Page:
Academic journal article Anglican Theological Review

Epilogue

Academic journal article Anglican Theological Review

Epilogue

Article excerpt

In conclusion, our work sustains one generally accepted observation and adds several doctrinal and practical considerations to the broader discussion. It is generally accepted that differing hermeneurical presuppositions produce conflicting readings of the same texts. This is not a matter of how highly one or another holds the authority of Scripture but the lens through which it is read. Hermeneutical clarity and integrity, difficult as it is, would seem to be of great help in future scriptural analysis.

Further, our collective voice perhaps highlights several pneumatological loci. One is the role of the Spirit in bringing the church into all truth (John 16:13). Can we ever be certain that the witness of the Spirit that we perceive to be working among us is not our own voice writ large rather than the voice of the Holy Spirit? Further, should that caution prevent the church from acting in some circumstances?

A second pneumatological concern arises from the belief that the Spirit guides us in the holiness of fife that Paul develops in Romans and 1 Corinthians. The question here is what constitutes a holy sexual life and what role ought marriage to play in regulating it. This issue pertains to many people, among whom homosexuals are no doubt the minority. The liberal document herein offers a theology of marriage from one perspective. Perhaps further pneumatological reflection on sexual holiness is warranted given the radically changed sexual mores of the northern hemisphere and the reality that marriage seems to be fading among heterosexuals in various parts of the world.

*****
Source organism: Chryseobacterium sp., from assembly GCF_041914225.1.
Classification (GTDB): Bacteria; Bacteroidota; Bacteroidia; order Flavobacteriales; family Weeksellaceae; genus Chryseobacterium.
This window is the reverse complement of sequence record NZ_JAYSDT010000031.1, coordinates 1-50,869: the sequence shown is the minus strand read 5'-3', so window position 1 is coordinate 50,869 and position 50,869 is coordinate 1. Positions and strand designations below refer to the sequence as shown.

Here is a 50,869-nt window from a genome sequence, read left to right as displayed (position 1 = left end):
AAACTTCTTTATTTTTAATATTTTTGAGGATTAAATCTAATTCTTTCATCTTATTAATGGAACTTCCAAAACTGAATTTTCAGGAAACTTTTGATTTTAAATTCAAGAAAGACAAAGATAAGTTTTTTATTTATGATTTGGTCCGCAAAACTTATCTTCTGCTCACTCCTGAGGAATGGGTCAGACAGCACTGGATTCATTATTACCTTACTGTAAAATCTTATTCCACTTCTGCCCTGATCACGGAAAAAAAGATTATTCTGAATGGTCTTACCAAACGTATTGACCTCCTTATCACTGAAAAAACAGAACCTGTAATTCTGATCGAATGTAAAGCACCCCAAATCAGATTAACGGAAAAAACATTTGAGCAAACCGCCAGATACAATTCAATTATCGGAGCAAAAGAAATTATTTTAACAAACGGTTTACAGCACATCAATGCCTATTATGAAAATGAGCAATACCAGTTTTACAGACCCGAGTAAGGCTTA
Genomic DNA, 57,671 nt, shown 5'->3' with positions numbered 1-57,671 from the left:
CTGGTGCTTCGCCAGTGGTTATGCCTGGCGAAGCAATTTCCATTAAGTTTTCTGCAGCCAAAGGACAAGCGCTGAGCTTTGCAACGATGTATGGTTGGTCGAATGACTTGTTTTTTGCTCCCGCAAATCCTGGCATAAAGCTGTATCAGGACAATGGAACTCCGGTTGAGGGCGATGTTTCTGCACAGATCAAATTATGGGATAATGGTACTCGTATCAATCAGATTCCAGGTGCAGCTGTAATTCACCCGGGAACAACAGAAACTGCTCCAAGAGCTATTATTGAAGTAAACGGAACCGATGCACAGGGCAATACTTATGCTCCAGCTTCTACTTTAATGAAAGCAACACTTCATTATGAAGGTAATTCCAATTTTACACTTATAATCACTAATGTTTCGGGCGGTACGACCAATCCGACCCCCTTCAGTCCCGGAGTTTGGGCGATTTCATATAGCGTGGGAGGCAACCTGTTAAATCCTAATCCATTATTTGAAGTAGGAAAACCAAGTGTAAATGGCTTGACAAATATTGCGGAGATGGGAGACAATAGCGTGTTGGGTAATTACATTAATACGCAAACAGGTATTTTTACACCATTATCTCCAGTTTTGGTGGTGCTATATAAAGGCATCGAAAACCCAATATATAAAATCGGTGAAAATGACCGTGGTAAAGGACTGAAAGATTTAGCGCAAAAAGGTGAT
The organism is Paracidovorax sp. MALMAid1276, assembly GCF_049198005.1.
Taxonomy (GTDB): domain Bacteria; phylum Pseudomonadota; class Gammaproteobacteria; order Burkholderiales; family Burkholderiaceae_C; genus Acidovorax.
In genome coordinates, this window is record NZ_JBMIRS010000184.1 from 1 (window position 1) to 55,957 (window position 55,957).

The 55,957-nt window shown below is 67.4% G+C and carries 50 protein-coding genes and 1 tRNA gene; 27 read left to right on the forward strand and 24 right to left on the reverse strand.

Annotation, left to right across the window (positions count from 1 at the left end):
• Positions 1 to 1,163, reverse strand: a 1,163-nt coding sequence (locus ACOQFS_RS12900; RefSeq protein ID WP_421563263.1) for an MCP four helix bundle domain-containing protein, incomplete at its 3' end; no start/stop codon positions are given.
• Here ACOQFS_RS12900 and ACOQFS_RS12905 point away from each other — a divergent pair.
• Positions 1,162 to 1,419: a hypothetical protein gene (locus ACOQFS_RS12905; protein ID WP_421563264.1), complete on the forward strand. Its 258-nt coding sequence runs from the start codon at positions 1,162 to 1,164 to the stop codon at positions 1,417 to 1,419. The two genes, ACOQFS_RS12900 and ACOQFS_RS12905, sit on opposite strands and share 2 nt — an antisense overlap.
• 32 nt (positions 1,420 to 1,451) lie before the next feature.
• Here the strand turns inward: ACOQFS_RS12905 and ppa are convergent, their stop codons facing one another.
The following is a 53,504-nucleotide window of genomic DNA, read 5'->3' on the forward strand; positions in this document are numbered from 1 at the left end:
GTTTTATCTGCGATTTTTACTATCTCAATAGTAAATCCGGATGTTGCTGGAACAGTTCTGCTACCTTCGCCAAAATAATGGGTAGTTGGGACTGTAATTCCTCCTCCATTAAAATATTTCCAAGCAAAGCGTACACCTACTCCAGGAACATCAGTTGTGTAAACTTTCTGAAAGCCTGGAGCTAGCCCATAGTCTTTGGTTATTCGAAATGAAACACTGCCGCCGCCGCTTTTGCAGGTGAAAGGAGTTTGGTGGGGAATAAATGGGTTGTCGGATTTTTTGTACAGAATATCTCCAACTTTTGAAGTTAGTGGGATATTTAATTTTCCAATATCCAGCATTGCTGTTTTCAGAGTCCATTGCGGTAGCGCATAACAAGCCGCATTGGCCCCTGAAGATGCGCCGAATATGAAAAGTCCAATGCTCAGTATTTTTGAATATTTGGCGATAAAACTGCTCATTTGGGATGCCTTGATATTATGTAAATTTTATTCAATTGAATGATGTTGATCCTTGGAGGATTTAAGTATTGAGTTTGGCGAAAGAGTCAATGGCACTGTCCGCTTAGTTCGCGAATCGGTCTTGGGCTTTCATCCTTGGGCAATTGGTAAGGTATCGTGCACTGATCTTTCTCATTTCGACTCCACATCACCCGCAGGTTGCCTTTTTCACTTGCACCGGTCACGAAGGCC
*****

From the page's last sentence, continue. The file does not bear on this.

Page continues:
Should the Episcopal Church seriously consider the liberal proposal for reimagining marriage, practical questions would also arise. The new practice would raise the question of the relationship between ordination and marriage across the board. For instance, the Episcopal Church has been ordaining and consecrating non-celibate homosexuals because marriage is not legally available to them. Would that practice be called into question if the Episcopal Church normalized same-sex marriages? The examination of candidates for the priesthood and the diaconate has ordinands pledge to be "a wholesome example to your people" (1979 BCP, 532) and "to all people" (1979 BCP, 544). …

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